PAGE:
The girlish spectre was smiling, but she was gaunt and translucent. Ghoulish.
…And completely terrifying to watch. Truly, it was fascinating and supernatural.
The shadow dancers were dancing at a dizzy speed to the Maple Leaf Rag, one of the only songs Marjorie recognized. The pretty young woman was standing still, laughing as the shadows danced faster and faster. The chandelier above was rattling violently.
Strange, Marjorie hadn’t noticed it before. But looking closer, she realized that it was like all the other… things in the room- an apparation. By now it seemed like the whole apartment was rattling.
The song hit a loud chord, and the chandelier fell. Right on top of the girl.
It all seemed to happen in slow motion. Marjorie screamed , and the sharp point of the chandelier caught the specter right square inbetween her shoulders, piercing her heart. Right before they hit the ground, they vanished. Just disappeared. The dancing shadows wavered and evaporated. And the room was silent. Eerily silent.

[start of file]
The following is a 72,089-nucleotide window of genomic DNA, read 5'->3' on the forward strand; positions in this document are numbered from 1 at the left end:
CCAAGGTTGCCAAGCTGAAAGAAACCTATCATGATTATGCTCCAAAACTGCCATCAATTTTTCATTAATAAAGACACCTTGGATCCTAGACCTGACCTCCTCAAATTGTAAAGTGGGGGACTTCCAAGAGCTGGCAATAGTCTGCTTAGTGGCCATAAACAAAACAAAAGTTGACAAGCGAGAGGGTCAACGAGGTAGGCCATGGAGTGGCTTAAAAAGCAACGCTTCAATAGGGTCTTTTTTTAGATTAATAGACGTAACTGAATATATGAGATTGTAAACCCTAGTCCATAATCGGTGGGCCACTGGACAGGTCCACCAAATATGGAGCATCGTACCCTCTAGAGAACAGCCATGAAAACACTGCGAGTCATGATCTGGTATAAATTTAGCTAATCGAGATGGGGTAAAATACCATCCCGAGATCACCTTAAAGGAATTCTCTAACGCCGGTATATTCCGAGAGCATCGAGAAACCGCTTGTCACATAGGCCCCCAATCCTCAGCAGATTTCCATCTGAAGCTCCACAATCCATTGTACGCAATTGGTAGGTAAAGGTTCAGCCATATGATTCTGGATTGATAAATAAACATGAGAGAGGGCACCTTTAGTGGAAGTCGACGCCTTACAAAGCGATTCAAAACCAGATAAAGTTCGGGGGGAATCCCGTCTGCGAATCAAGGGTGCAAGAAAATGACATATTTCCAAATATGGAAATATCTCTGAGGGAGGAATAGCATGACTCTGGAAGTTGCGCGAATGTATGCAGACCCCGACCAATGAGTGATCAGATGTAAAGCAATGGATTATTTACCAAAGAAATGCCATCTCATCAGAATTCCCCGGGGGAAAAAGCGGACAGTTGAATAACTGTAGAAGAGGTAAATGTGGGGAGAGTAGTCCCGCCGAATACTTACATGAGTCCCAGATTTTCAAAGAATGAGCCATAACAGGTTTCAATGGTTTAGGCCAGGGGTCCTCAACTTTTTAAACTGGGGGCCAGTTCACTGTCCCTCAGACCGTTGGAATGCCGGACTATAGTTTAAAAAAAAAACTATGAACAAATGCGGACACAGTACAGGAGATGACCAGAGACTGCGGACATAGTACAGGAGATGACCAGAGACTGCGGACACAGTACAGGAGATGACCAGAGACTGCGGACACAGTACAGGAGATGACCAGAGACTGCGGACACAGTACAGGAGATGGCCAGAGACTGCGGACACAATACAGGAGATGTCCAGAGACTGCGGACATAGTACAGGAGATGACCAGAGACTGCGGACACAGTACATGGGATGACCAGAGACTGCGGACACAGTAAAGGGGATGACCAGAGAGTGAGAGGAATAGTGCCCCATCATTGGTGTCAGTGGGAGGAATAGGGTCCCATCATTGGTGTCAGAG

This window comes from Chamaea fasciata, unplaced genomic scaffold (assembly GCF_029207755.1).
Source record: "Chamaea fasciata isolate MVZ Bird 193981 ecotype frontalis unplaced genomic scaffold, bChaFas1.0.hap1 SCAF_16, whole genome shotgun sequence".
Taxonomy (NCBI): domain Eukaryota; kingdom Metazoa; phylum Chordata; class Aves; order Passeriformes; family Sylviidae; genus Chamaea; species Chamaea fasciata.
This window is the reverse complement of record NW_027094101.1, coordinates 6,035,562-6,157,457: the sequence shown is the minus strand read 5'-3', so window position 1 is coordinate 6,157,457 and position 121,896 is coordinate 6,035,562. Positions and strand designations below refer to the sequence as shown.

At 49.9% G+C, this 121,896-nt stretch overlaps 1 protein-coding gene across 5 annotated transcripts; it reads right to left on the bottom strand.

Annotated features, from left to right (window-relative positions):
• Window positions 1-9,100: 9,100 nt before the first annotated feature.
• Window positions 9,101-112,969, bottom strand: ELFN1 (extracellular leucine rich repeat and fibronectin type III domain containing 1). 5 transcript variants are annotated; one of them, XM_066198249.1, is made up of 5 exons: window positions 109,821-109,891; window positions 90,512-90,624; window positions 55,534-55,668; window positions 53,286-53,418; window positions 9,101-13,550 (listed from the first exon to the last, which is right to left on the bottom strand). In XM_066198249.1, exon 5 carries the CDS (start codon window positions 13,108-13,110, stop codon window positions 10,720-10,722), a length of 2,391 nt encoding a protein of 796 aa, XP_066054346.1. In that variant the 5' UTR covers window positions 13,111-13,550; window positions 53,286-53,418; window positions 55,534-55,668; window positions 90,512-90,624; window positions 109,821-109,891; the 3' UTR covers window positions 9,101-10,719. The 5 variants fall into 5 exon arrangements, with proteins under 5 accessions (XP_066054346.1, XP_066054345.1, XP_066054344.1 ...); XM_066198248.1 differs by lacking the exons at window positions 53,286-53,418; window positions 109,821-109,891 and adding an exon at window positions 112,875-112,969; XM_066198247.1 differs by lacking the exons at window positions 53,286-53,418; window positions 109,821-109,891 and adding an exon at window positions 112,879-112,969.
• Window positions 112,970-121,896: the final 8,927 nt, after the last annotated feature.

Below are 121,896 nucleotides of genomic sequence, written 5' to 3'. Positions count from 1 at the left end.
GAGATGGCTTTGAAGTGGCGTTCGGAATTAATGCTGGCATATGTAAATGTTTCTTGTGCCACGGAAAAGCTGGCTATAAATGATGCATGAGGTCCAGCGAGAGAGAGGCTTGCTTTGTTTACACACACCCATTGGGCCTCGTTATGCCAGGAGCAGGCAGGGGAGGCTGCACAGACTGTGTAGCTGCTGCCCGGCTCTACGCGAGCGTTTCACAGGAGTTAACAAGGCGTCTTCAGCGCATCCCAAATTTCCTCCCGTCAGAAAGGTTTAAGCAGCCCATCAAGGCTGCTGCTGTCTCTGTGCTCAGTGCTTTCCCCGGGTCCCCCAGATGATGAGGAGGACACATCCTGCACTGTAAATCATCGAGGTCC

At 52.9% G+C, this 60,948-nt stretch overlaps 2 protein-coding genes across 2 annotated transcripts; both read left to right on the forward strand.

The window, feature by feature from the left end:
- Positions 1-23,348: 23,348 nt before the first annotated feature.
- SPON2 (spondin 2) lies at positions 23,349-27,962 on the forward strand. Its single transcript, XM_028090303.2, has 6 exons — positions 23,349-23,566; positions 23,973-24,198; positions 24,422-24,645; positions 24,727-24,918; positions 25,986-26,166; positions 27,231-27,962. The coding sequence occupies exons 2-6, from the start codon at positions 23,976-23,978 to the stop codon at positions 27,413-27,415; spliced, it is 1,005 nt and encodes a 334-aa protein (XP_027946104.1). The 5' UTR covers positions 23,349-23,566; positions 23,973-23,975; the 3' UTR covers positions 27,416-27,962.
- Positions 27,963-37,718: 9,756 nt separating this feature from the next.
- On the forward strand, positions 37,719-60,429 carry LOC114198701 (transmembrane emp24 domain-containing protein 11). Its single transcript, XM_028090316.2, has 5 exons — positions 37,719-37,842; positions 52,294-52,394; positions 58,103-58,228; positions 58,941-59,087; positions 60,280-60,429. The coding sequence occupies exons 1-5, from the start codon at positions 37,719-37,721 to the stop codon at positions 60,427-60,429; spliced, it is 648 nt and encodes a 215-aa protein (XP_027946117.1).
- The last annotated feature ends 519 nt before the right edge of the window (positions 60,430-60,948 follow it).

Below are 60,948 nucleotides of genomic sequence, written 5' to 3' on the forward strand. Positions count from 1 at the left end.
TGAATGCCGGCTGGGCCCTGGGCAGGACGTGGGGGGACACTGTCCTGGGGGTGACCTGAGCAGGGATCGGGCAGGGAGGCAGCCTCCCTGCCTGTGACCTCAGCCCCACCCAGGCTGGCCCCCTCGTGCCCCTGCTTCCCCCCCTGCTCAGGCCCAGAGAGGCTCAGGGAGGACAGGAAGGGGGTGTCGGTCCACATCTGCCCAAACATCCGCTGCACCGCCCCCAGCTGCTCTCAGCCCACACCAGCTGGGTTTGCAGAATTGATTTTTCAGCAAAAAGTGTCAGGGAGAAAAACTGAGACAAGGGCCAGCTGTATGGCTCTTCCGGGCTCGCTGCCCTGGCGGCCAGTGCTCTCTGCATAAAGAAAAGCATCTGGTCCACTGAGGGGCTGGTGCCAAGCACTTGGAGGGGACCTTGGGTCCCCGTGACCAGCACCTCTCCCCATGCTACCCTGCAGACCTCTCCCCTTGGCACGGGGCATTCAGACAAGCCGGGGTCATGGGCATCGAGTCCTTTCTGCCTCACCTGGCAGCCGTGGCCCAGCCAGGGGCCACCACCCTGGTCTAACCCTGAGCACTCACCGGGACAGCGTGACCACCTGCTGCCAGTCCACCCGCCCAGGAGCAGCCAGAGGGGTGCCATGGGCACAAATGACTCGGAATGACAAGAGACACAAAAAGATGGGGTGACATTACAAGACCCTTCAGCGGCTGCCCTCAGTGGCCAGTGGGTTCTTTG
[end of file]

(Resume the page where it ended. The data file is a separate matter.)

Marjorie was frozen, trying to make sense of what had just happened. Right before the chandelier and the apparation hit the ground, the girl looked Marjorie straight in the eye.
For that one second, Marjorie had seen her emotions. Pain, confusion, and fright, yet they were masking an obvious maliciousness in the eyes, as though this…thing was trying to scare her.
And it had succeeded. There was still a presence, and Marjorie sensed danger. She had to get out of here, leave everything behind—just GET OUT of here. The thoughts were not her own, but they were right—
CRACK!